Jesus answer challenged him more than he could have imagined, You lack one thing.
This young man had everything and had done everything right. How could he lack anything?
Sell what you have and give it to the poor then come with me. Mark 10:21
Looking out for the other guy isn't always easy. The old sinful self creeps in over and over again. Evil and selfishness often disguises themselves. God's calls these old enemies out. Listen to God's word and act. Look carefully at each decisions: what is truly best for your neighbors. Jesus was inviting this man to freedom and he wouldn't accept. He wouldn't let go of his many possessions. Listen again to the words of the prophets and the apostles. God unimpressed by empty worship. God wants faithful action and voting that is in the best interest not of ourselves but of others. God's Holy Word shakes us from complacency. Faithfulness pushes us out into public conversation and even action for the sake of our neighbors.
Every election year people of faith can take very different public stands about complex issues. Its good and right to wrestle out loud. Listen to each other and to God Word. Listen to it; let it shape and mold honest dialogue and conversation. People of faith can step forward with confidence in God's Word as a guide. People of faith can and even do disagree. And as we do disagree let's remember the reason why we vote and why we enter complex political conversation: for the sake of our neighbors.
The young man was invited to give all away for the sake of his neighbors, the poor. And the young man went away heartbroken. Mark 10:22
There's a lesson for us. We won't take all our beloved possessions with us into the kingdom of heaven. The simple truth is we won't have a choice at all. U haul trailers don't follow hearses. The thing is Jesus is inviting us to live this way today. Instead of knowing vaguely that we really don't get to own anything forever why not live today like it’s the truth. Why not live today like we can't and shouldn't try to hold onto things.
Jesus explanation was very plain. It's hard—truly it's impossible for a rich man to enter heaven on his own—but for God all things are possible. Mark 10: 23-27
Our culture is built on the accumulation of stuff—not the accumulation of wealth—rather stuff. And Jesus is challenging our culture and us as part of it to look beyond stuff and to see what has true eternal merit.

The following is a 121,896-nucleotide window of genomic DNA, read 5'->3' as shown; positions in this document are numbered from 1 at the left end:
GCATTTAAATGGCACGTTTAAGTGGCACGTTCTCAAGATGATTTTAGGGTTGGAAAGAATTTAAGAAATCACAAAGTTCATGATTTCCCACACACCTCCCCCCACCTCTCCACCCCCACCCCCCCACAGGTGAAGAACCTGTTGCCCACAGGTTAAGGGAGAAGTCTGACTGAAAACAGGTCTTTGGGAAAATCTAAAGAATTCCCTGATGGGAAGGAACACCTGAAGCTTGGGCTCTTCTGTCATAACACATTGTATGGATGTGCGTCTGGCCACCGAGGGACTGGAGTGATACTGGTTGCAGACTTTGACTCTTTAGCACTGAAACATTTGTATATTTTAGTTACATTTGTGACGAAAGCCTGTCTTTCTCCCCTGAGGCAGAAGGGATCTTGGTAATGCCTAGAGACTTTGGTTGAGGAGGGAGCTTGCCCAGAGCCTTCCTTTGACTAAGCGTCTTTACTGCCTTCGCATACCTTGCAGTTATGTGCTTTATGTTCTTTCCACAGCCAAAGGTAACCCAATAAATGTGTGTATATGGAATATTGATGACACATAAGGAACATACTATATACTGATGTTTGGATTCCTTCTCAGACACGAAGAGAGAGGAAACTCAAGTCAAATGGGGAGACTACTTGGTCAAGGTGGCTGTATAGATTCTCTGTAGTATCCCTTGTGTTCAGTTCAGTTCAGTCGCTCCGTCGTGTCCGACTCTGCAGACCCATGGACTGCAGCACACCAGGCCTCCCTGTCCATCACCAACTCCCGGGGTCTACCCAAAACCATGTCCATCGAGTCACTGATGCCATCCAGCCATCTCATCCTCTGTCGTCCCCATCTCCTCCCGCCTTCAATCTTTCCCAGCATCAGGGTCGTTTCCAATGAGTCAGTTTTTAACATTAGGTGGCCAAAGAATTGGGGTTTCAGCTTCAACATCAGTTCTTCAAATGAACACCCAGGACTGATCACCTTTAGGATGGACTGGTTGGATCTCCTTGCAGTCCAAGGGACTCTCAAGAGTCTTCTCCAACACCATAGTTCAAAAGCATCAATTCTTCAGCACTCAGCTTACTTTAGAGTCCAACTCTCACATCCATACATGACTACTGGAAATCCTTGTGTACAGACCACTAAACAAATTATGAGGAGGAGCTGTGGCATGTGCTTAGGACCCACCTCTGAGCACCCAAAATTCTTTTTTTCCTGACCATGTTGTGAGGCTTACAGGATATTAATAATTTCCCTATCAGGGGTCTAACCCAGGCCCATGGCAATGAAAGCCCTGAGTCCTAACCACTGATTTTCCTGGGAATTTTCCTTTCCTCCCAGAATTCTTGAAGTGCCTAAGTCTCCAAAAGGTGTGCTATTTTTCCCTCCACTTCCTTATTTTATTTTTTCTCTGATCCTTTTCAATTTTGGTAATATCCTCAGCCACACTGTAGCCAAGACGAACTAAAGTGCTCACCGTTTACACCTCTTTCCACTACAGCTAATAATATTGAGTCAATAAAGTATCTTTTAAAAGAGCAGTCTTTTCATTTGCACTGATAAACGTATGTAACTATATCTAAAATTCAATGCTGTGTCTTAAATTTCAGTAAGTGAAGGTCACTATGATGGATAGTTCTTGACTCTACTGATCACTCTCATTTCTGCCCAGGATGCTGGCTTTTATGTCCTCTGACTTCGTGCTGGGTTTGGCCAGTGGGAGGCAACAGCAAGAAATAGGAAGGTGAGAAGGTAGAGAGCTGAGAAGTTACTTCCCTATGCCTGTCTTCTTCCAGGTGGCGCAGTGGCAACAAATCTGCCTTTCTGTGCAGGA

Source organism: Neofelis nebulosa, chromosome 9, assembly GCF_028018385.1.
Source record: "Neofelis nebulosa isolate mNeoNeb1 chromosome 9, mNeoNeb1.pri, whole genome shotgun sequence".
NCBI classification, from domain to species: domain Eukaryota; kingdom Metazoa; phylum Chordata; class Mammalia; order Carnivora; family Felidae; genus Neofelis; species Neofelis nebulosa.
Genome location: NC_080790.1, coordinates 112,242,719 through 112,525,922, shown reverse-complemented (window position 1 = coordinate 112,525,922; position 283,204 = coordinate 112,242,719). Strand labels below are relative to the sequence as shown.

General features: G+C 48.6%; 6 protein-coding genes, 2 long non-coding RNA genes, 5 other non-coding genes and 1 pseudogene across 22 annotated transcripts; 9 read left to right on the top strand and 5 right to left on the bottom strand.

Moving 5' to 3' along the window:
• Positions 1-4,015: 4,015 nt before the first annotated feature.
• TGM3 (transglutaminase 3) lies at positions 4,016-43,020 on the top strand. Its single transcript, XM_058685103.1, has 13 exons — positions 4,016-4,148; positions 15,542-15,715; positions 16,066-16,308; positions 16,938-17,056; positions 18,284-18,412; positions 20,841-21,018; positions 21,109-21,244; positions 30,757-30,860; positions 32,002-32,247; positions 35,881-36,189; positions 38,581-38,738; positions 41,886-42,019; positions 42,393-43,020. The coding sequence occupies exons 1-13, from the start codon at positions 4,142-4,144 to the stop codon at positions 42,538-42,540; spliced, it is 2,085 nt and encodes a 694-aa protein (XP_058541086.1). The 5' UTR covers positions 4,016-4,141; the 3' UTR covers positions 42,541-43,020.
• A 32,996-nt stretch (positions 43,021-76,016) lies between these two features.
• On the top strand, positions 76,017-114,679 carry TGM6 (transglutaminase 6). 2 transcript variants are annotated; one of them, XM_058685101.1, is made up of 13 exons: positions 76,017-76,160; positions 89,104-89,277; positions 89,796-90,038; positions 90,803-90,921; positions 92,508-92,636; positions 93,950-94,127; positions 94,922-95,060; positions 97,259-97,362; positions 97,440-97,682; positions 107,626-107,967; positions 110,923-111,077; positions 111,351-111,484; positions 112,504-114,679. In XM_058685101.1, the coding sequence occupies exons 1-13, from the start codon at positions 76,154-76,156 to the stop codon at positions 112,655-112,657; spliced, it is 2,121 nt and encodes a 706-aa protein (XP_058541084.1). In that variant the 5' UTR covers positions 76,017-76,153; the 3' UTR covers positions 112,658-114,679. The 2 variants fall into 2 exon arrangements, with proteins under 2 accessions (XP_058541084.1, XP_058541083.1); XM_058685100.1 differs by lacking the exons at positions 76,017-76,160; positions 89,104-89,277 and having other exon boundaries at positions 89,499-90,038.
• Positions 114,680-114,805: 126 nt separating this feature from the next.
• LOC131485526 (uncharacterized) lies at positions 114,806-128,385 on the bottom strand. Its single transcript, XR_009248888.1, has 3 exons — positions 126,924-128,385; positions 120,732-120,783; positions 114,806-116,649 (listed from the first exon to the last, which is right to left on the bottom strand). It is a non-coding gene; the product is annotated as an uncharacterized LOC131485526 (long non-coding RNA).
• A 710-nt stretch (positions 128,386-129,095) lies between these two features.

Posted by John, an unlikely pastor at 10/11/2012
Monday, October 1, 2012
Jesus said, "...anyone who will not receive the kingdom of God like a little child will never enter it." Mark 10 16 NIV
We started watching a classic video, Grandma's Bread. The story puts communion and family into perspective. Visiting before bed Wednesday night our girls said it was was sad story. But it was good to know of the clear promise. In communion we join with the whole body of Christ--both alive on earth and in the church triumphant.
The night ended as we gathered around fellowship hall tables for taste testing. First a wafer of bread. They finished the bread with a reminder that we eat and drink the bread and wine, the body and blood of Christ, for the forgiveness of sins. Christ promises to be with us, under the bread and wine, for our forgiveness. He promises to be with us taking away the junk and hurt we've caused God and people around us.
Little cups of wine were passed out. And the young people waited to sample it together. Moms and dads pulled out cell phone cameras to record the moment their child took this first taste of communion wine. Many puckered faces were recorded for posterity. We prayed together thanking God for coming to us in bread and wine.
May we be ready to recieve Jesus like children.
May we be ready when the Son of God comes to us in bread and in wine, in the word, and in the lives of our brothers and sisters in Christ.
Posted by John, an unlikely pastor at 10/01/2012